"An increasing number of users have access to our Web novels on telecom platforms and they can choose various packages, including pay by month and pay by words," said Wang Haiying, assistant director of Shanda Literature's wireless department, who has been cooperating with the Top 3 telecom operators in China.

Mobile reading applications are bringing a fortune to telecom operators. China Mobile is expected to make more than 1 billion yuan this year from the mobile reading service alone.

As one of the biggest revenue sources of the mobile Internet, mobile reading made about 3 billion yuan last year, according to Analysys International, a provider of information service and solutions to the Chinese Internet market. Experts predict the revenues will keep going up this year.

"With the development of mobile terminals and the decrease of costs on wireless Internet, reading online via mobiles will become mainstream," said Wang Jingjie, analyst at CINIC.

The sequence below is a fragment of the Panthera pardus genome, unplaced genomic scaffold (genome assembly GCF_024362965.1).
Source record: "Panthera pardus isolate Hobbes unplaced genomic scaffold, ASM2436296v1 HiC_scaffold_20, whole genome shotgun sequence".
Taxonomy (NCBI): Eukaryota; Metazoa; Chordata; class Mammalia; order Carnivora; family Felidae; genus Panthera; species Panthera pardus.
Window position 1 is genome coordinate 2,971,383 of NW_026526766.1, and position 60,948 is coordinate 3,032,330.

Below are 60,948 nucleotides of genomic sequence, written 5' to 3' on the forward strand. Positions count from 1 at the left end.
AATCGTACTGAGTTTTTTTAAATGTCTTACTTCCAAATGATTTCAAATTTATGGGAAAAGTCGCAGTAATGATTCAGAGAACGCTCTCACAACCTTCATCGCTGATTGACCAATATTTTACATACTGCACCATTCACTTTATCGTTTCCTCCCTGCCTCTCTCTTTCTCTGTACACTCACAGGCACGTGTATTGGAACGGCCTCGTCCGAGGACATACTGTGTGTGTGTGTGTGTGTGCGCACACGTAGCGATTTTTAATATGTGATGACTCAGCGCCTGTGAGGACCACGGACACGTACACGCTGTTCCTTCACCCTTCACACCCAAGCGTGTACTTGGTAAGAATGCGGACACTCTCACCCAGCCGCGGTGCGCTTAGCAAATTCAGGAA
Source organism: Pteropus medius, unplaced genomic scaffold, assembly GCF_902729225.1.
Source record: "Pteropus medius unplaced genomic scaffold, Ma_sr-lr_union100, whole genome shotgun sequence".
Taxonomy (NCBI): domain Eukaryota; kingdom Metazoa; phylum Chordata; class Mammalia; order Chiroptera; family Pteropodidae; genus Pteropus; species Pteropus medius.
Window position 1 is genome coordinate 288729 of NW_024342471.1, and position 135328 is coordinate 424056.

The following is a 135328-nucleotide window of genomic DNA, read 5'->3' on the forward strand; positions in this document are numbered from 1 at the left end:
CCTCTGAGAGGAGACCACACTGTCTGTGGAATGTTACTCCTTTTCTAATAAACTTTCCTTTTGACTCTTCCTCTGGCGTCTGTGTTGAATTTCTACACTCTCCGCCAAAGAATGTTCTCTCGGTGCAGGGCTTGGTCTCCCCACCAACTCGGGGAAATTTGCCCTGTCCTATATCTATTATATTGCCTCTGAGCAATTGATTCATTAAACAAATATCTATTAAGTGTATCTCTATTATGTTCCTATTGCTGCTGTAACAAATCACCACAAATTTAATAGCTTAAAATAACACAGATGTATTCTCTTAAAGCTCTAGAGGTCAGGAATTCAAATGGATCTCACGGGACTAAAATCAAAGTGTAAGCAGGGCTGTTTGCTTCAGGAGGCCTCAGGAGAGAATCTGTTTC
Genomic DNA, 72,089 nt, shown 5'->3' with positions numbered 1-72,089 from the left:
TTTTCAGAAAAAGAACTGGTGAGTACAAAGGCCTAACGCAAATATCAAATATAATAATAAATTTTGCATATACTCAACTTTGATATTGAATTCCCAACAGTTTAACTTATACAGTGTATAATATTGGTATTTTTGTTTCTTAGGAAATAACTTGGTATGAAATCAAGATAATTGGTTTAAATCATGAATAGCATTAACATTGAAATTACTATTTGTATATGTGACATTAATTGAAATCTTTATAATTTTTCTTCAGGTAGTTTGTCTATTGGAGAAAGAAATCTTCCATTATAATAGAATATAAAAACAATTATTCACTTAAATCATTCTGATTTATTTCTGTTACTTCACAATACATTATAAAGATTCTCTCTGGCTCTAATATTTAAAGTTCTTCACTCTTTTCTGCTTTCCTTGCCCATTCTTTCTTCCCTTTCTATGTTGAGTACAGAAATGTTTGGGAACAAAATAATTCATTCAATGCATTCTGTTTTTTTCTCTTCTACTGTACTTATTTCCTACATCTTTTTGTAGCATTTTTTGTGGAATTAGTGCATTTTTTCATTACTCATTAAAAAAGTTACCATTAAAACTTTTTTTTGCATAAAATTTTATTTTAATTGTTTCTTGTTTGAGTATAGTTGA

What's next?

Other than helping spread the content of Web literature to a larger group of readers via more channels, digital mobile media could also spur changes of the content.

"New forms of Web literature are likely to arise as mobile media develop," said Hou, Shanda's CEO. For example, mobile phone literature is popular in Japan, and Web novels there are usually shorter, more concise and faster in pace.

"During the past 10 years, Chinese Web literature has evolved from prose and realistic novels to fantasies and romance novels due to commercial interests," Hou continued. "I wonder what will come next."

Su Zhou contributed to this story.

Web literature turns a page with profitable storyline

Web literature turns a page with profitable storyline

(China Daily 03/28/2011 page1)